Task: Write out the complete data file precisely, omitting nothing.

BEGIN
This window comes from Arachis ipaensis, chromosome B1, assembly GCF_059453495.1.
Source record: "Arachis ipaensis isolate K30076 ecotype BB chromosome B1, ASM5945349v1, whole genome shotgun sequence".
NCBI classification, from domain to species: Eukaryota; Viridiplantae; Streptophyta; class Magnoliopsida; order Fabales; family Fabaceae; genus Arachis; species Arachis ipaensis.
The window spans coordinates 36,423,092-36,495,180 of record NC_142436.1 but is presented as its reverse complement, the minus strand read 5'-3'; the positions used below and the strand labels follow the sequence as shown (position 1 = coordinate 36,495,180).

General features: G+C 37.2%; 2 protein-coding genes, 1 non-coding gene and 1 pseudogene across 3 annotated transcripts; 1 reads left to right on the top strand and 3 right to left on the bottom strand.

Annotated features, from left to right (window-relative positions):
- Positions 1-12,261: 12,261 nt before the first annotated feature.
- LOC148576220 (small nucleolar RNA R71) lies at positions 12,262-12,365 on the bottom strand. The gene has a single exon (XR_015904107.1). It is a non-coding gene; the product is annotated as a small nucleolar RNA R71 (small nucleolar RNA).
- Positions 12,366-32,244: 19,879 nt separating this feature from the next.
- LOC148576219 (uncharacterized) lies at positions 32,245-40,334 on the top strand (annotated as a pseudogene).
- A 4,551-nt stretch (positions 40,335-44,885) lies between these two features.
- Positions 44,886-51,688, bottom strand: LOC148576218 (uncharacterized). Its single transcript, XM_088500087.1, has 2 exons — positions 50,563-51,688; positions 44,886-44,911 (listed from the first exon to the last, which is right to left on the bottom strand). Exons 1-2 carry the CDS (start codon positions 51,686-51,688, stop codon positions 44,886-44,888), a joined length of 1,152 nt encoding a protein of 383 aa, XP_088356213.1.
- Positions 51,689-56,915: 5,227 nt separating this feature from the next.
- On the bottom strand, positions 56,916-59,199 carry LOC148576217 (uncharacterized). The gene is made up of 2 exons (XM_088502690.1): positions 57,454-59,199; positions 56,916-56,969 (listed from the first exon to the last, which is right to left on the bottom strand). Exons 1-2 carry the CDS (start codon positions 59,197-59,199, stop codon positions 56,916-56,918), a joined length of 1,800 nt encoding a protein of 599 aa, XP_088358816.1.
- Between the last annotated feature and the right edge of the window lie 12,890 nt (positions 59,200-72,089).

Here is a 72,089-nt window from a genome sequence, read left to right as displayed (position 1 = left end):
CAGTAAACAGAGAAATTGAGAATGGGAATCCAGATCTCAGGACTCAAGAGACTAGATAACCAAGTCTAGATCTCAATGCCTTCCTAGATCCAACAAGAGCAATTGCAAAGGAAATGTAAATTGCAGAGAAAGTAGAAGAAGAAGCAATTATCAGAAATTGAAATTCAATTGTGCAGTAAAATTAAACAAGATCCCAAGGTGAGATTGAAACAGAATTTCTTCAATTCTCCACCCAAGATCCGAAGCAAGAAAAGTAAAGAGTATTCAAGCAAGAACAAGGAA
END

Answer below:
This window comes from Arachis ipaensis, chromosome B1, assembly GCF_059453495.1.
Source record: "Arachis ipaensis isolate K30076 ecotype BB chromosome B1, ASM5945349v1, whole genome shotgun sequence".
NCBI classification, from domain to species: Eukaryota; Viridiplantae; Streptophyta; class Magnoliopsida; order Fabales; family Fabaceae; genus Arachis; species Arachis ipaensis.
The window spans coordinates 36,423,092-36,495,180 of record NC_142436.1 but is presented as its reverse complement, the minus strand read 5'-3'; the positions used below and the strand labels follow the sequence as shown (position 1 = coordinate 36,495,180).

General features: G+C 37.2%; 2 protein-coding genes, 1 non-coding gene and 1 pseudogene across 3 annotated transcripts; 1 reads left to right on the top strand and 3 right to left on the bottom strand.

Annotated features, from left to right (window-relative positions):
- Positions 1-12,261: 12,261 nt before the first annotated feature.
- LOC148576220 (small nucleolar RNA R71) lies at positions 12,262-12,365 on the bottom strand. The gene has a single exon (XR_015904107.1). It is a non-coding gene; the product is annotated as a small nucleolar RNA R71 (small nucleolar RNA).
- Positions 12,366-32,244: 19,879 nt separating this feature from the next.
- LOC148576219 (uncharacterized) lies at positions 32,245-40,334 on the top strand (annotated as a pseudogene).
- A 4,551-nt stretch (positions 40,335-44,885) lies between these two features.
- Positions 44,886-51,688, bottom strand: LOC148576218 (uncharacterized). Its single transcript, XM_088500087.1, has 2 exons — positions 50,563-51,688; positions 44,886-44,911 (listed from the first exon to the last, which is right to left on the bottom strand). Exons 1-2 carry the CDS (start codon positions 51,686-51,688, stop codon positions 44,886-44,888), a joined length of 1,152 nt encoding a protein of 383 aa, XP_088356213.1.
- Positions 51,689-56,915: 5,227 nt separating this feature from the next.
- On the bottom strand, positions 56,916-59,199 carry LOC148576217 (uncharacterized). The gene is made up of 2 exons (XM_088502690.1): positions 57,454-59,199; positions 56,916-56,969 (listed from the first exon to the last, which is right to left on the bottom strand). Exons 1-2 carry the CDS (start codon positions 59,197-59,199, stop codon positions 56,916-56,918), a joined length of 1,800 nt encoding a protein of 599 aa, XP_088358816.1.
- Between the last annotated feature and the right edge of the window lie 12,890 nt (positions 59,200-72,089).

Here is a 72,089-nt window from a genome sequence, read left to right as displayed (position 1 = left end):
CAGTAAACAGAGAAATTGAGAATGGGAATCCAGATCTCAGGACTCAAGAGACTAGATAACCAAGTCTAGATCTCAATGCCTTCCTAGATCCAACAAGAGCAATTGCAAAGGAAATGTAAATTGCAGAGAAAGTAGAAGAAGAAGCAATTATCAGAAATTGAAATTCAATTGTGCAGTAAAATTAAACAAGATCCCAAGGTGAGATTGAAACAGAATTTCTTCAATTCTCCACCCAAGATCCGAAGCAAGAAAAGTAAAGAGTATTCAAGCAAGAACAAGGAA